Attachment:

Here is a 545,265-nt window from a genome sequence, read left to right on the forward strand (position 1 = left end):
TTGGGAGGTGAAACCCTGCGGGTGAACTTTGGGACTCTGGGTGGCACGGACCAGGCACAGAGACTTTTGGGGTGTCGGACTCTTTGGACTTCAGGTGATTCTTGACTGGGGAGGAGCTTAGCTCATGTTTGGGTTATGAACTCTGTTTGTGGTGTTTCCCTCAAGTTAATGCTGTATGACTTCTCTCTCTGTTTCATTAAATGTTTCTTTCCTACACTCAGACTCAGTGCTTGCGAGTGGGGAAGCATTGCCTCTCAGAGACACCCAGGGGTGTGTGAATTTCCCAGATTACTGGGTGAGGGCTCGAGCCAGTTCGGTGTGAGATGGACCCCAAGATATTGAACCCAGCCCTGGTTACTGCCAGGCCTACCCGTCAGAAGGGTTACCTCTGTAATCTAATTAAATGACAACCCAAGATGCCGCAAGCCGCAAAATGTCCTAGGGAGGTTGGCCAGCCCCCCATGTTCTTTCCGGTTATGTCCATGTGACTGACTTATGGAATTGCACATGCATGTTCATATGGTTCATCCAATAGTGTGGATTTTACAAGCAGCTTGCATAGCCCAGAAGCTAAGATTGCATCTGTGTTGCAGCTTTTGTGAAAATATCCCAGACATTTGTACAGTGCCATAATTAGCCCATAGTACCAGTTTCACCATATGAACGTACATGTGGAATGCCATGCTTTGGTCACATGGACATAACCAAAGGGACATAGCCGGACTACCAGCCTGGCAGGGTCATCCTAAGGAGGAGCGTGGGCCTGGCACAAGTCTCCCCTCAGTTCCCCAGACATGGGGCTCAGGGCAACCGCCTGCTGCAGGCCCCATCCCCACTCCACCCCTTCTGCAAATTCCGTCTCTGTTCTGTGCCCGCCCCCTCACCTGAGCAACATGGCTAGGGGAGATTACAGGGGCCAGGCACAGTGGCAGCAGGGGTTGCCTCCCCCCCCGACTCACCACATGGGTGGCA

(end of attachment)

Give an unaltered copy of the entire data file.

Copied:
Here is a 545,265-nt window from a genome sequence, read left to right on the forward strand (position 1 = left end):
TTGGGAGGTGAAACCCTGCGGGTGAACTTTGGGACTCTGGGTGGCACGGACCAGGCACAGAGACTTTTGGGGTGTCGGACTCTTTGGACTTCAGGTGATTCTTGACTGGGGAGGAGCTTAGCTCATGTTTGGGTTATGAACTCTGTTTGTGGTGTTTCCCTCAAGTTAATGCTGTATGACTTCTCTCTCTGTTTCATTAAATGTTTCTTTCCTACACTCAGACTCAGTGCTTGCGAGTGGGGAAGCATTGCCTCTCAGAGACACCCAGGGGTGTGTGAATTTCCCAGATTACTGGGTGAGGGCTCGAGCCAGTTCGGTGTGAGATGGACCCCAAGATATTGAACCCAGCCCTGGTTACTGCCAGGCCTACCCGTCAGAAGGGTTACCTCTGTAATCTAATTAAATGACAACCCAAGATGCCGCAAGCCGCAAAATGTCCTAGGGAGGTTGGCCAGCCCCCCATGTTCTTTCCGGTTATGTCCATGTGACTGACTTATGGAATTGCACATGCATGTTCATATGGTTCATCCAATAGTGTGGATTTTACAAGCAGCTTGCATAGCCCAGAAGCTAAGATTGCATCTGTGTTGCAGCTTTTGTGAAAATATCCCAGACATTTGTACAGTGCCATAATTAGCCCATAGTACCAGTTTCACCATATGAACGTACATGTGGAATGCCATGCTTTGGTCACATGGACATAACCAAAGGGACATAGCCGGACTACCAGCCTGGCAGGGTCATCCTAAGGAGGAGCGTGGGCCTGGCACAAGTCTCCCCTCAGTTCCCCAGACATGGGGCTCAGGGCAACCGCCTGCTGCAGGCCCCATCCCCACTCCACCCCTTCTGCAAATTCCGTCTCTGTTCTGTGCCCGCCCCCTCACCTGAGCAACATGGCTAGGGGAGATTACAGGGGCCAGGCACAGTGGCAGCAGGGGTTGCCTCCCCCCCCGACTCACCACATGGGTGGCA